“IN VALOR THERE IS HOPE”
Message from Sheriff Mosier
“In 1962, President Kennedy proclaimed May 15th as National Peace Officers Memorial Day and the calendar week in which May 15th falls, as National Police Week. Established by a joint resolution of Congress in 1962, National Police Week pays special recognition to those law enforcement officers who have lost their lives in the line of duty for the safety and protection of others."
I wanted to take this opportunity to thank the community for the continued support of our law enforcement officers serving our community. Since taking office we have engaged the community through openness and transparency and as a result the community has responded with the presentation of letters and notes of encouragement, cards, baskets of food, picking up the tab at restaurants while our deputies were eating lunch (unbeknownst to the deputy), the list goes on...
In this time of national scrutiny of police practices we have found that open and transparent communication with those we serve has and continues to generate goodwill. We gain our legitimacy from those we serve as law enforcement officers and what we are learning that our community is ever willing to assist us in our mission to provide quality service through honor, professionalism, commitment, compassion, and accountability.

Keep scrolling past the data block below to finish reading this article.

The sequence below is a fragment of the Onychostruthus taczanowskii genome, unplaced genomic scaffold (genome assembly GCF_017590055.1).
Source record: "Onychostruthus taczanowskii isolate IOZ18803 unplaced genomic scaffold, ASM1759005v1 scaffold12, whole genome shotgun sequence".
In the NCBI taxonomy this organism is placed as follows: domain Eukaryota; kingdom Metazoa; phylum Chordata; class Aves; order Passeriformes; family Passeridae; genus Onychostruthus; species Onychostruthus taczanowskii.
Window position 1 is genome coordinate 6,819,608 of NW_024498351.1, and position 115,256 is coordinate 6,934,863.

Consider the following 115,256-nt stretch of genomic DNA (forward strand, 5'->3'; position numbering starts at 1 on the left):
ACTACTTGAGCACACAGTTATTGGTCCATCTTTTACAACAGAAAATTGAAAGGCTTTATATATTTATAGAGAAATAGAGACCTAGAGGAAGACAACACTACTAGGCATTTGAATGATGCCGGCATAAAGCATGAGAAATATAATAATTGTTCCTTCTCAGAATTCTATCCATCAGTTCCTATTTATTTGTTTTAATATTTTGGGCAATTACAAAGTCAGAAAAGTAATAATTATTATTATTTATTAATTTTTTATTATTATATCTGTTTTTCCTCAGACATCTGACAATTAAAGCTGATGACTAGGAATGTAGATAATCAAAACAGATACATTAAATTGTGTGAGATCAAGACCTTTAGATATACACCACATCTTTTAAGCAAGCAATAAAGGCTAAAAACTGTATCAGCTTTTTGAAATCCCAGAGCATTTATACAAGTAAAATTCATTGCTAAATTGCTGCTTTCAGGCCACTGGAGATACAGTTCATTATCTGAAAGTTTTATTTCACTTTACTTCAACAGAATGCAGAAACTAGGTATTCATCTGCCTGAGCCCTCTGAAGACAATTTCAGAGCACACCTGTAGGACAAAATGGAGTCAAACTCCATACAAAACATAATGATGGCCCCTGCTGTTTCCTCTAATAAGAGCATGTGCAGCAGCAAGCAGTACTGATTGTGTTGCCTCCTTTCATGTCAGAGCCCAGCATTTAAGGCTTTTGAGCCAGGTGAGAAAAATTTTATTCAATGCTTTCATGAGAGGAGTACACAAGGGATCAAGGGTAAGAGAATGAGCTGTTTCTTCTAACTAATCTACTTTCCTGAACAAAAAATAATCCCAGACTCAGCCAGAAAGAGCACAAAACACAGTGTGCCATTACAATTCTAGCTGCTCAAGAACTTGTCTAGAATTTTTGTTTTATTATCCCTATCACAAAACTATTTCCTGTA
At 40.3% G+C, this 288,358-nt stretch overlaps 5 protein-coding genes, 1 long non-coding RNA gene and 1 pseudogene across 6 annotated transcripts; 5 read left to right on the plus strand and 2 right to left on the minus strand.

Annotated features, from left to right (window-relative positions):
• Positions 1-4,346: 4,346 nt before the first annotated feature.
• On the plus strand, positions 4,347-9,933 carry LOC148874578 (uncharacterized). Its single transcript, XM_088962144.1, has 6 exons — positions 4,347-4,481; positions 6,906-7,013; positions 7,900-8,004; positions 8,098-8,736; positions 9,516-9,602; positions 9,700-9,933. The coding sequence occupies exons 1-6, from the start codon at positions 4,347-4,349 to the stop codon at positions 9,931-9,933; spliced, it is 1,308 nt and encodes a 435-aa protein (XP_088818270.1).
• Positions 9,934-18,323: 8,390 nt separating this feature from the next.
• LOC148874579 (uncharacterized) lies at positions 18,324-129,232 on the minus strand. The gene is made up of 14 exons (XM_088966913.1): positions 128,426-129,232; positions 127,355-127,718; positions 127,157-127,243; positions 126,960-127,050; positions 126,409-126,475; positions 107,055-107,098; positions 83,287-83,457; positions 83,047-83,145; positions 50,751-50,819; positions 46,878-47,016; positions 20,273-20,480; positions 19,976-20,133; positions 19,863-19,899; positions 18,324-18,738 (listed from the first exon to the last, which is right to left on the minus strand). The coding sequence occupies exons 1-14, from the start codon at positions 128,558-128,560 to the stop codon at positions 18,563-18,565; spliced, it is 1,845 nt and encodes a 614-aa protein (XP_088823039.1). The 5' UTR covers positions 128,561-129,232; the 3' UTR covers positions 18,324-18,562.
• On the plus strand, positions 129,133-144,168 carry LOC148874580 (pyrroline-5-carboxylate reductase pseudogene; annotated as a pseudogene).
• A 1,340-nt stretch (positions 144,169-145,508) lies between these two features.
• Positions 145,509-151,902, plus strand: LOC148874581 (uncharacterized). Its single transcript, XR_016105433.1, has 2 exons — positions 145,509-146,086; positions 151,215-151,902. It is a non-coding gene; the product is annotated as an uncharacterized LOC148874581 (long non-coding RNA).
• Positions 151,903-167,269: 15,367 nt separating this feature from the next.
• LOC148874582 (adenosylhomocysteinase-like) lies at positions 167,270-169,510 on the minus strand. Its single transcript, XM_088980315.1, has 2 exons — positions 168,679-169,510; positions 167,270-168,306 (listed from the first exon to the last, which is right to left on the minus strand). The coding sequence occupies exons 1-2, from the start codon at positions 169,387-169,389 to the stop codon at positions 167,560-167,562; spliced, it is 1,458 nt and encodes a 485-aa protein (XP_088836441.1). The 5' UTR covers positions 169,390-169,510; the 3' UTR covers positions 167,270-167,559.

In preparation for National Police Week we note that events over the past few months continues to remind us of the substantial personal risk our law enforcement officers put themselves in each day. Since January to date there have been 35 law enforcement officers killed in the line of duty across the country. In their unwavering effort to keep our communities safe, they placed themselves in harm's way to protect families and property.
During this week and next in ceremonies across the country, let us honor those who serve with distinction and remember those who lost their lives in the line of duty as we celebrate National Police Week.
We must never forget the courage of law enforcement officers and their families. We should let them know we appreciate their dedication to duty. Most importantly, we must stand alongside the men and women who stand up in service to our community.
Memorial of the Fauquier County Sheriff’s Office
Deputies Who Made the Ultimate Sacrifice
Sergeant Charles E. Murray, Jr.
Date of Death: July 9, 1990
On July 9, 1990, Sergeant Murray was on a routine patrol in southern Fauquier County. Sergeant Murray attempted to cross the non-gated railroad tracks near Calverton, Virginia and an oncoming train struck his vehicle. He was killed instantly.
Deputy John H. Walter
Date of Death: July 5, 1972
On July 5, 1972 Deputy Sheriff John H. Walter was a passenger in a Fauquier County Sheriff’s Office patrol vehicle. Deputy Walter and the Deputy operating the vehicle were traveling to Richmond, Virginia on State Route 17, which was at the time a two lane highway. The Deputy operating the patrol car attempted to pass another vehicle while it was raining with poor visibility. While attempting to pass, the Deputy struck an oncoming vehicle head-on. Deputy Walter was killed instantly
A Police Officer’s Prayer
Lord, I ask for courage
Courage to face and conquer my own fears
Courage to take me where others will not go
I ask for strength
Strength of body to protect others,
And strength of spirit to lead others
I ask for dedication
Dedication to my job, to do it well,
Dedication to my community, to keep it safe
And please, Lord through it all, be by my side.
Blessed are the Peacemakers, For they shall be called
the Children of God” Matthew 5:9